Recent briefings in Brussels and London on Operation Unified Protector reveal that attack helicopters provided by France and the UK are now making key contributions to NATO-led operations over Libya, which has been extended until the end of September.
A week after U.S. Secretary of Defense Robert Gates praised Denmark and Norway for punching above their weight in the Libyan operations, both countries indicated they would scale back their contribution of F-16 fighters. They “have provided 12 percent of allied strike aircraft yet have struck about one-third of the targets” said Gates, praising them for the effective use of their limited resources.
It was always an ambitious plan: Develop the world’s most powerful airborne laser, integrate it on a large airliner and use it to shoot down ballistic missiles at the most opportune time–during the boost phase. Go operational in 2007. But after spending almost $5 billion on the airborne laser (ABL) in 15 years, the MDA redesignated it as the airborne laser test bed (ALTB).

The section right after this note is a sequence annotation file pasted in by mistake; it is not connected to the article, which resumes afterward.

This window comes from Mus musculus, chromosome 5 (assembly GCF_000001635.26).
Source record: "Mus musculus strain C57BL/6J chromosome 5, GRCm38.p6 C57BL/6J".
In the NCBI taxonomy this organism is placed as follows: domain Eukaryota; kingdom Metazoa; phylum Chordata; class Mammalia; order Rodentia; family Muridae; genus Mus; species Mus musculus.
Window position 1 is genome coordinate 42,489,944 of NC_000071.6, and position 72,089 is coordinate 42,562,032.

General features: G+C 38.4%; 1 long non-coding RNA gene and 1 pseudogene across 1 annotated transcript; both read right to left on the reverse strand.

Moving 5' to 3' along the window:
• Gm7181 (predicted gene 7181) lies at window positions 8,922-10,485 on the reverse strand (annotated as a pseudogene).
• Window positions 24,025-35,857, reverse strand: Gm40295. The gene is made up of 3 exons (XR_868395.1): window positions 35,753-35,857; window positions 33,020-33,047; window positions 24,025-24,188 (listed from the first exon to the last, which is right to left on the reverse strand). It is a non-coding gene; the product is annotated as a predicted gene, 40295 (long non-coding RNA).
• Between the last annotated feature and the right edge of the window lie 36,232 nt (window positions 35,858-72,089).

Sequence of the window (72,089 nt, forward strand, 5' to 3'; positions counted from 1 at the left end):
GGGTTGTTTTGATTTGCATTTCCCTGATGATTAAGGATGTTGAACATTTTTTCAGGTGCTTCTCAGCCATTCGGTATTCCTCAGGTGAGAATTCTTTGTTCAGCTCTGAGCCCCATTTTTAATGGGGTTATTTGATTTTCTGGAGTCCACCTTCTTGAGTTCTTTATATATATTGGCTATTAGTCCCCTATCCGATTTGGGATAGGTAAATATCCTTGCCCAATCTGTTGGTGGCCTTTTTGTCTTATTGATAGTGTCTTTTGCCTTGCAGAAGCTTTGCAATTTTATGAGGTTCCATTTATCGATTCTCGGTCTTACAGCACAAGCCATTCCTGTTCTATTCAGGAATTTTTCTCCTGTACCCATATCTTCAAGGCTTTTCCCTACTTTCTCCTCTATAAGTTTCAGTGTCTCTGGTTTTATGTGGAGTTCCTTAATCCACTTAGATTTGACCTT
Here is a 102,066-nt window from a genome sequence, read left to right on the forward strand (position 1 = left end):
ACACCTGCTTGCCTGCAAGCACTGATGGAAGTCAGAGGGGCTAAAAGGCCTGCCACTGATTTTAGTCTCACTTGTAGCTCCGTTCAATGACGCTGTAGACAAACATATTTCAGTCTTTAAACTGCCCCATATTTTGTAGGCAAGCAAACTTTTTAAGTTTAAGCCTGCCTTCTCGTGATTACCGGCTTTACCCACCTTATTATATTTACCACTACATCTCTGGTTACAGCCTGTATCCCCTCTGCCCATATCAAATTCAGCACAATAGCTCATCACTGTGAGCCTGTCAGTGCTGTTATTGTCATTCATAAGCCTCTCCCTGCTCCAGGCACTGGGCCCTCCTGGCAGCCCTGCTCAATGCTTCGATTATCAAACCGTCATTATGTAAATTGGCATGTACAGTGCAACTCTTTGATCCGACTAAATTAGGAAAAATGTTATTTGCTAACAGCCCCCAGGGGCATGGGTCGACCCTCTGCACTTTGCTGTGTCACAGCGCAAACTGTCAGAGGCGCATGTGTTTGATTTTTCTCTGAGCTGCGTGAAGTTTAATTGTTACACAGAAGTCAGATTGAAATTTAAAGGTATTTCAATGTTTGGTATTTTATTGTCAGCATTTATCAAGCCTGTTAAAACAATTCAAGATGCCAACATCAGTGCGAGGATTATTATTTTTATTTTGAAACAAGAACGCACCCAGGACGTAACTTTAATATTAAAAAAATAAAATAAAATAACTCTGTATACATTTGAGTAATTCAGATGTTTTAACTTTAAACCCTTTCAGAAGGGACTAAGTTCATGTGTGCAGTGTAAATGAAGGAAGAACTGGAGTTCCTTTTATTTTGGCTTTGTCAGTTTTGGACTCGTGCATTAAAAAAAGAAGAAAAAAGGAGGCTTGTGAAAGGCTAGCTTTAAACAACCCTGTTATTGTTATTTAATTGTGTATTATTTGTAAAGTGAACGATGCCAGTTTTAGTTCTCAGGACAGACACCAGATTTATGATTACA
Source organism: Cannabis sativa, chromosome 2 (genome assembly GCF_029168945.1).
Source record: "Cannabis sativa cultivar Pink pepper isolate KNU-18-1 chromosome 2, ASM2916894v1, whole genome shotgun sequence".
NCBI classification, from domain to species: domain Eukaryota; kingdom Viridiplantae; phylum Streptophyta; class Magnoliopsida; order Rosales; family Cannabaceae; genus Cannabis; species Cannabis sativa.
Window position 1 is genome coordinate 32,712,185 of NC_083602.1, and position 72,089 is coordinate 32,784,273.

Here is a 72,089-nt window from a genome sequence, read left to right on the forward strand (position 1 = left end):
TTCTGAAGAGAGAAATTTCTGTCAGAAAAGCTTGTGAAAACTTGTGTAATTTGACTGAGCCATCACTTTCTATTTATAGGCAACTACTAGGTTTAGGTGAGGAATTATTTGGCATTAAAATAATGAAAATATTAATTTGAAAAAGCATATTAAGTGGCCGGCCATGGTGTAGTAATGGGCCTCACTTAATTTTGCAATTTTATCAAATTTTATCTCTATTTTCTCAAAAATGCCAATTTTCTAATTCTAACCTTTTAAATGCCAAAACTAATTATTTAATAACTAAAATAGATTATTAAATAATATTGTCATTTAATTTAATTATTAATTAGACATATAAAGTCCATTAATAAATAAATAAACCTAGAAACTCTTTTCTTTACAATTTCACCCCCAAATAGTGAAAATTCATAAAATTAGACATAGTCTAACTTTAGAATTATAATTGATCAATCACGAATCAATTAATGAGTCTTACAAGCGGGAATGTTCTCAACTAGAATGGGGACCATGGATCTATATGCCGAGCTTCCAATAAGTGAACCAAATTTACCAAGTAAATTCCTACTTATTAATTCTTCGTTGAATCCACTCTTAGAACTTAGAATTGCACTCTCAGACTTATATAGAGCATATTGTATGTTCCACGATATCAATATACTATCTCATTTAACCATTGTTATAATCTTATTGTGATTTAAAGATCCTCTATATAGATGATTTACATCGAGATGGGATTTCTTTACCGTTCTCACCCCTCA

In aviation’s early days, long-distance HF communications used wire antennas trailing behind the aircraft. Stored on a reel inside the fuselage, the 100- to 200-foot antenna was usually hand-cranked out and back in. Reeling in was important–to keep the antenna taut when trailing, its end carried a heavy lead weight, which became a lethal weapon if the antenna remained extended while landing.